Includes suppliers and related industries


local suppliers cluster around producers (upstream and/or downstream industries), and add to innovation

Advantages of such clustering or agglomeration:


Potential technology knowledge spillovers

Disadvantages:
Potential poaching of your employees by rival companies Increase in competition, decreasing profit margin Ex: Detroit and Silicon Valley in U.S.

4. Firm Strategy, Structure and Rivalry


Strategy
Investment plans, use of labour force all depends on the countrys capital market and labour market i.e., conditions in the home market

Structure
Management styles
But, there is no single managerial, ownership or operational strategy universally appropriate

Rivalry
Intense competition spurs innovation Example: Japanese automobile and electronics industries

Determinants of National Competitive Advantage: Porters Diamond


Firm strategy, structure, and rivalry Factor endowments Related and supporting industries Demand conditions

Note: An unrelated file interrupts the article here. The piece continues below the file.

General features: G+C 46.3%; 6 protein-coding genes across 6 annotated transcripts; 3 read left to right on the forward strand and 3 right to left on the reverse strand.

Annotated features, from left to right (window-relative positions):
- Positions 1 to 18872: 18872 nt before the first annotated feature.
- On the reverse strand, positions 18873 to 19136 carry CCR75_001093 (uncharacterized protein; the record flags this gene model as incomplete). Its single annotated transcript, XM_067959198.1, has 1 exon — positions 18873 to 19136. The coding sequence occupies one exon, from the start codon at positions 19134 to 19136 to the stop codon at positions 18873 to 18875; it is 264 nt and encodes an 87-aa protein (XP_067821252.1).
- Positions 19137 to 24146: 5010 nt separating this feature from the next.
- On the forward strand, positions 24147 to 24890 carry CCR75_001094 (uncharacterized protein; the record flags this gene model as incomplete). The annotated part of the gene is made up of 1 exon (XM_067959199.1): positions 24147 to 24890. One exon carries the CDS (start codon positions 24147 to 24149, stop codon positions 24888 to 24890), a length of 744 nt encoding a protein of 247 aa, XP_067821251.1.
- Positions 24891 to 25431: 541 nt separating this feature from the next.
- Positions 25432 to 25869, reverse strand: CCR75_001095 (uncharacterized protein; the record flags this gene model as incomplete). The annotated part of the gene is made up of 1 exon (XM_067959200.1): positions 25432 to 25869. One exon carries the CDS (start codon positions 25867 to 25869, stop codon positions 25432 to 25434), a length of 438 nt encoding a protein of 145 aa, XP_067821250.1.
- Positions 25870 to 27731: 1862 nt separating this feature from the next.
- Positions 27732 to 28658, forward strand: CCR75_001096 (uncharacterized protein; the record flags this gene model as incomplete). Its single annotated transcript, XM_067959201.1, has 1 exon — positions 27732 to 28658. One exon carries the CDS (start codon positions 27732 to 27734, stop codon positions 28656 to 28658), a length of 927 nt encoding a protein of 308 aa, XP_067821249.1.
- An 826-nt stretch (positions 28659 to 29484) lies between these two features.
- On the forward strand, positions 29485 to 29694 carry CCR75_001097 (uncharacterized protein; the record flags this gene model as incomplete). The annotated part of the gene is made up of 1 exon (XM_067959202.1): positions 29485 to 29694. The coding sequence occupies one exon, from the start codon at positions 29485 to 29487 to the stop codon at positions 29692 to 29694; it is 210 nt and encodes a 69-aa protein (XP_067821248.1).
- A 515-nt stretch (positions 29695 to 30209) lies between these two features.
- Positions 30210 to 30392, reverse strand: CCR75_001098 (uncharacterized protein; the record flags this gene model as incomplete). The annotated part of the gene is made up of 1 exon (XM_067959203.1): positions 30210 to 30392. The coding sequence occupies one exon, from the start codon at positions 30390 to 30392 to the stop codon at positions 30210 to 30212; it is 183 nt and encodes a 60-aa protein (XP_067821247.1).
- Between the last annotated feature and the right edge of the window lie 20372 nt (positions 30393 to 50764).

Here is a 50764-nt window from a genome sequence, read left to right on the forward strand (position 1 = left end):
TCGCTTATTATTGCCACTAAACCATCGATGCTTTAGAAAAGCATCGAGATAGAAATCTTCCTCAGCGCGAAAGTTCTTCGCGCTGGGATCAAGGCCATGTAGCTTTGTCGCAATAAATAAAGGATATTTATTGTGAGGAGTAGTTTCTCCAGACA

Note: Governments can influence all four

So What for business?


First mover implications
invest to be first, particularly in global industries or in markets which can support a few firms

Location of production is a key variable Government Policy implications


Govt. plays an important role in Porters diamond model. Govt. can influence through: Subsidies to firms, either directly or indirectly Taxes applicable to corporations, business, etc. Educational policies affecting labour skills Enforcement of standards

Including factor conditions as a cost component, demand conditions as a motivator of firm actions, and competitiveness all combine to include the elements of classical, factor proportions, product cycle, and imperfect competition theories in a pragmatic approach to the challenges that the global markets of the 21st century present to the firms of today Cyinkota, et al. (2003)

References
International investment and international trade in the product cycle, Raymond Vernon, Quarterly Journal of Economics, 1966, (pp.190-207) The Competitive Advantage of Nations, Michael E. Porter, Harvard Business Review, March-April, 1990. Porters Competitive Advantage of Nations: An Assessment, Robert M. Grant, Strategic Management Journal, Vol.12, pp.535-548 (1991) International Business, Charles W L Hill and Arun Kumar Jain, Tata McGraw-Hill: New Delhi. International Business, Michael R. Czinkota, Ilkka A. Ronkainen, Michael H. Moffett, (pp. 129-133)

References
1. Chapters 5, International Business by Charles W. Hill and Arun K. Jain, Tata McGraw Hill publication. 2. Chapter 2, International Business by Oded Shenkar and Yadong Luo, Wiley publication.